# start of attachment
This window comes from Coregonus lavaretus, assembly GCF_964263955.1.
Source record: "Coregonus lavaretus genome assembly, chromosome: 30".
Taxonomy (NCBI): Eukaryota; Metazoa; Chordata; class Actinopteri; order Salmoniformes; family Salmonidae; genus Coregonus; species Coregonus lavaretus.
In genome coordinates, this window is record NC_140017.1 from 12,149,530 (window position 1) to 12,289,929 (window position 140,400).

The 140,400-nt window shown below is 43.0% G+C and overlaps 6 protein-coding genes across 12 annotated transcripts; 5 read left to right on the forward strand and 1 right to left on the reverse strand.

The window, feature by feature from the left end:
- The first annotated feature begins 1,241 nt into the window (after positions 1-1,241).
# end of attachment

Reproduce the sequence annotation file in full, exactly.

This window comes from Coregonus lavaretus, assembly GCF_964263955.1.
Source record: "Coregonus lavaretus genome assembly, chromosome: 30".
Taxonomy (NCBI): Eukaryota; Metazoa; Chordata; class Actinopteri; order Salmoniformes; family Salmonidae; genus Coregonus; species Coregonus lavaretus.
In genome coordinates, this window is record NC_140017.1 from 12,149,530 (window position 1) to 12,289,929 (window position 140,400).

The 140,400-nt window shown below is 43.0% G+C and overlaps 6 protein-coding genes across 12 annotated transcripts; 5 read left to right on the forward strand and 1 right to left on the reverse strand.

The window, feature by feature from the left end:
- The first annotated feature begins 1,241 nt into the window (after positions 1-1,241).